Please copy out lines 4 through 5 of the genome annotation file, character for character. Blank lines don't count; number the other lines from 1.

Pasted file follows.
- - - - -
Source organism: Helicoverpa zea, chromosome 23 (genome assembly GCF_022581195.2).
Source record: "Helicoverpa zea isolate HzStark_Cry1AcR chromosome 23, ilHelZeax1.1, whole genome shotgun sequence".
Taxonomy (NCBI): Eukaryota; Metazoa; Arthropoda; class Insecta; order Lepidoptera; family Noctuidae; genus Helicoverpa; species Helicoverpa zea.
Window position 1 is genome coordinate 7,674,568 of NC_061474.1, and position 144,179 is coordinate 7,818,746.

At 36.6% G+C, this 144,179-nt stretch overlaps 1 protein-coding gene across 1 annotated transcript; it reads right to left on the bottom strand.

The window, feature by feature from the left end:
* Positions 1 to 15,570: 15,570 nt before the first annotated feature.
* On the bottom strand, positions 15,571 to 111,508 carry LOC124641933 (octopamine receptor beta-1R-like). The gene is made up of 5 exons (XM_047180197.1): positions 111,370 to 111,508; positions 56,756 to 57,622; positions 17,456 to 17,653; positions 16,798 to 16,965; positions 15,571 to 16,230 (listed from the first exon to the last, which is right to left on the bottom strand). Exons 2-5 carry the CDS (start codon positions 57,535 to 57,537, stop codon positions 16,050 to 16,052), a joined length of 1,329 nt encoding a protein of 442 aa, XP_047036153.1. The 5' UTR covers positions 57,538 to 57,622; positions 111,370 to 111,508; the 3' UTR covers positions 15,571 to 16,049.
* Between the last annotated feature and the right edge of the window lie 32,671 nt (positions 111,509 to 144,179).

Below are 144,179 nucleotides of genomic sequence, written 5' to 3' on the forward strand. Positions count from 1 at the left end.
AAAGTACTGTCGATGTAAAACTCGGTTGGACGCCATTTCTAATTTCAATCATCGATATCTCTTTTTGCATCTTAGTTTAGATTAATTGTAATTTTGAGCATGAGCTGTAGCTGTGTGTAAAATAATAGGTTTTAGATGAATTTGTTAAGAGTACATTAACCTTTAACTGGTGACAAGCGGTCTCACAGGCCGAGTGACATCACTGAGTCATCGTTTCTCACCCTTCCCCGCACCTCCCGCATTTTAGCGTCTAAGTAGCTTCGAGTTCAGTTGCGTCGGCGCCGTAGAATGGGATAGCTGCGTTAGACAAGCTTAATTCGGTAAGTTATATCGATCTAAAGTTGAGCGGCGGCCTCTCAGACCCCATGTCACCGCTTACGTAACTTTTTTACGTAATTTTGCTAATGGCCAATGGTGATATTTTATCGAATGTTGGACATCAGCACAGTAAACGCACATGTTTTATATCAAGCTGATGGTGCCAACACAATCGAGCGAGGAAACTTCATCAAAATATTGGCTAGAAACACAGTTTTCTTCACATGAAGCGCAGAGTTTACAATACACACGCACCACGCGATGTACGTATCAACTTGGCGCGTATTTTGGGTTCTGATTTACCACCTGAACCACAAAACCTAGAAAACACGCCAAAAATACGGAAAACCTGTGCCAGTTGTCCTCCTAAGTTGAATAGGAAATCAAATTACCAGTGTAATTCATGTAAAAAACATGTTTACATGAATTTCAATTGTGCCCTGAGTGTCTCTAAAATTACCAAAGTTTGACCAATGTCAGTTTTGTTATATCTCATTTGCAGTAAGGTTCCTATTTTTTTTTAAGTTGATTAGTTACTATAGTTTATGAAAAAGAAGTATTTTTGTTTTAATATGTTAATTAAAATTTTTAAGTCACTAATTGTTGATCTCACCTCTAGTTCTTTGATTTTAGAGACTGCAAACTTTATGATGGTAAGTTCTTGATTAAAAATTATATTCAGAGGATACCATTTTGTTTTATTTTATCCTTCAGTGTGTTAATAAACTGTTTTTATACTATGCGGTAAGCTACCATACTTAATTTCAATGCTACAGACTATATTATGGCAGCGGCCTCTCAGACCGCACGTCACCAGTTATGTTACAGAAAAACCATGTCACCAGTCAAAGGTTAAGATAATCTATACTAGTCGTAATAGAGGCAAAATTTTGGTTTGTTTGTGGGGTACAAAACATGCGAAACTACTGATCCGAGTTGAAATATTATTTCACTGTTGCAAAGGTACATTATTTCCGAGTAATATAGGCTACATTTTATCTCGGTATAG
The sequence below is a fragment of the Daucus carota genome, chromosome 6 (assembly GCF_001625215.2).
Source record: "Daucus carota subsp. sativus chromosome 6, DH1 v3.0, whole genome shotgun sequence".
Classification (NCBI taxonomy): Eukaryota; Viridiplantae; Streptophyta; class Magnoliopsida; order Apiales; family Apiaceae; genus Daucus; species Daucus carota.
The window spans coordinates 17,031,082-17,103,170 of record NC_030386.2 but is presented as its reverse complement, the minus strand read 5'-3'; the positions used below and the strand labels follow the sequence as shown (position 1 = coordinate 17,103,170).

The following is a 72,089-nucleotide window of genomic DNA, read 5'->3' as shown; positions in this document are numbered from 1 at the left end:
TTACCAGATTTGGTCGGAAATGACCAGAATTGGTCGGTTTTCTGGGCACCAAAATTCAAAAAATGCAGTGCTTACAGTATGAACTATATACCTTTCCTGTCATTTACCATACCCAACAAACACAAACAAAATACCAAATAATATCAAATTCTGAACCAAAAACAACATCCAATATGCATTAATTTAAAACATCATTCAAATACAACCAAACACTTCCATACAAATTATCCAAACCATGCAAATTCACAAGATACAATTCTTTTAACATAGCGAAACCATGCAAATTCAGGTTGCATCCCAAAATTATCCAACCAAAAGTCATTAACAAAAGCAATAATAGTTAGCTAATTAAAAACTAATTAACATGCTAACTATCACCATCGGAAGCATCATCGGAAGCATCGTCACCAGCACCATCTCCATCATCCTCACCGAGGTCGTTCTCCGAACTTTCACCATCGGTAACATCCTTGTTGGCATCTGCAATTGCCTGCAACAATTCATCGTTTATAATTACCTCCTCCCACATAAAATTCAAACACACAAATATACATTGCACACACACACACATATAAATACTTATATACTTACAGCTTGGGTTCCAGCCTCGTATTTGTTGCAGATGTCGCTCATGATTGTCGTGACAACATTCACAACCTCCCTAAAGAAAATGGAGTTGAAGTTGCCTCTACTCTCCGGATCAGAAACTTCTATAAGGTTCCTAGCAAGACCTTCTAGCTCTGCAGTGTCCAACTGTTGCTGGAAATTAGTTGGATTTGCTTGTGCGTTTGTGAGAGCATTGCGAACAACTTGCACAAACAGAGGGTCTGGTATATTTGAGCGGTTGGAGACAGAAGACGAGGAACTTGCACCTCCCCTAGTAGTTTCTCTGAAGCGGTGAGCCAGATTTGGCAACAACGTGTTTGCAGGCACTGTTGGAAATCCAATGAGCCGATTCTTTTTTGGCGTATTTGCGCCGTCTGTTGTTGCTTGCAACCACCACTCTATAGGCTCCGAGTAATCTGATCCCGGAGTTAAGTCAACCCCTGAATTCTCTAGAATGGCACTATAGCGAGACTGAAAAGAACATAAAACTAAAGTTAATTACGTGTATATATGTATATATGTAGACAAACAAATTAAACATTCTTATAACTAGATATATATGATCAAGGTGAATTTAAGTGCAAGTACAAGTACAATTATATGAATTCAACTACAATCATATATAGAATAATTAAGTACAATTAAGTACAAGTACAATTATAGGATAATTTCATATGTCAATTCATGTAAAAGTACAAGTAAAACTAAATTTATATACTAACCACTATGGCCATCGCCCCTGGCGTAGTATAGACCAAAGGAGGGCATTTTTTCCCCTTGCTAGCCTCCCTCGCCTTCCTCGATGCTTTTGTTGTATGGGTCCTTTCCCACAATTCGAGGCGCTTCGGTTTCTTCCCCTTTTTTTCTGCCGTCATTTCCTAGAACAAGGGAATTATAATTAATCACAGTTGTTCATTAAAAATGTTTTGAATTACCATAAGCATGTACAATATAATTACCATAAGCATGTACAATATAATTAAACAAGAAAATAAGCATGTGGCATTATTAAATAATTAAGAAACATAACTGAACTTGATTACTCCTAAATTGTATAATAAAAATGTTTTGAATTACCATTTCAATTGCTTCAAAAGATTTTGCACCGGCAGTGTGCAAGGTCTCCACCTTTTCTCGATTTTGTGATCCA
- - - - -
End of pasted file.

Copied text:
Window position 1 is genome coordinate 7,674,568 of NC_061474.1, and position 144,179 is coordinate 7,818,746.

At 36.6% G+C, this 144,179-nt stretch overlaps 1 protein-coding gene across 1 annotated transcript; it reads right to left on the bottom strand.